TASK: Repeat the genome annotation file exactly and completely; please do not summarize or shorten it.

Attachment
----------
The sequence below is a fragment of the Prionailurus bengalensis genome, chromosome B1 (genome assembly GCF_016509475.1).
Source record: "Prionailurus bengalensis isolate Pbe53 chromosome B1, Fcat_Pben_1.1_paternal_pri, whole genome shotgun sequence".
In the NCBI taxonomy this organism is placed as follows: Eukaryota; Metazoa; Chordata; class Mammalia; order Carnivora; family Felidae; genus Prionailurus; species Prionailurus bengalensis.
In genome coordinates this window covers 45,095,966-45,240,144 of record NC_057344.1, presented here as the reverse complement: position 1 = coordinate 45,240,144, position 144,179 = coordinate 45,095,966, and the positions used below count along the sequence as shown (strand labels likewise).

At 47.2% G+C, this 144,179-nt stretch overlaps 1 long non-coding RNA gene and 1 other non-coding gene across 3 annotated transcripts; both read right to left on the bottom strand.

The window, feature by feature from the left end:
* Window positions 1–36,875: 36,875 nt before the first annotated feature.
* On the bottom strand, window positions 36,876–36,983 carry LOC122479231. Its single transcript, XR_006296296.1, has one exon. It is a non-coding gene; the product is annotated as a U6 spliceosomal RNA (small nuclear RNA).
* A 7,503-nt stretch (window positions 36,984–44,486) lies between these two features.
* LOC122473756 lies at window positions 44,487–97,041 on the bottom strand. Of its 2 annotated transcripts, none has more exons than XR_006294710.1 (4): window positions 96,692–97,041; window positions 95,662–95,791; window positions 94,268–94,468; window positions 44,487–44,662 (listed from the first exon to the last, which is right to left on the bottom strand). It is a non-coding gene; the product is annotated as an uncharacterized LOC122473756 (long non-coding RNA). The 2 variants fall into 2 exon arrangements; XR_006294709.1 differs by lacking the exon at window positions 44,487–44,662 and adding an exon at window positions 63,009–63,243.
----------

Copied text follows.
The sequence below is a fragment of the Prionailurus bengalensis genome, chromosome B1 (genome assembly GCF_016509475.1).
Source record: "Prionailurus bengalensis isolate Pbe53 chromosome B1, Fcat_Pben_1.1_paternal_pri, whole genome shotgun sequence".
In the NCBI taxonomy this organism is placed as follows: Eukaryota; Metazoa; Chordata; class Mammalia; order Carnivora; family Felidae; genus Prionailurus; species Prionailurus bengalensis.
In genome coordinates this window covers 45,095,966-45,240,144 of record NC_057344.1, presented here as the reverse complement: position 1 = coordinate 45,240,144, position 144,179 = coordinate 45,095,966, and the positions used below count along the sequence as shown (strand labels likewise).

At 47.2% G+C, this 144,179-nt stretch overlaps 1 long non-coding RNA gene and 1 other non-coding gene across 3 annotated transcripts; both read right to left on the bottom strand.

The window, feature by feature from the left end:
* Window positions 1–36,875: 36,875 nt before the first annotated feature.
* On the bottom strand, window positions 36,876–36,983 carry LOC122479231. Its single transcript, XR_006296296.1, has one exon. It is a non-coding gene; the product is annotated as a U6 spliceosomal RNA (small nuclear RNA).
* A 7,503-nt stretch (window positions 36,984–44,486) lies between these two features.
* LOC122473756 lies at window positions 44,487–97,041 on the bottom strand. Of its 2 annotated transcripts, none has more exons than XR_006294710.1 (4): window positions 96,692–97,041; window positions 95,662–95,791; window positions 94,268–94,468; window positions 44,487–44,662 (listed from the first exon to the last, which is right to left on the bottom strand). It is a non-coding gene; the product is annotated as an uncharacterized LOC122473756 (long non-coding RNA). The 2 variants fall into 2 exon arrangements; XR_006294709.1 differs by lacking the exon at window positions 44,487–44,662 and adding an exon at window positions 63,009–63,243.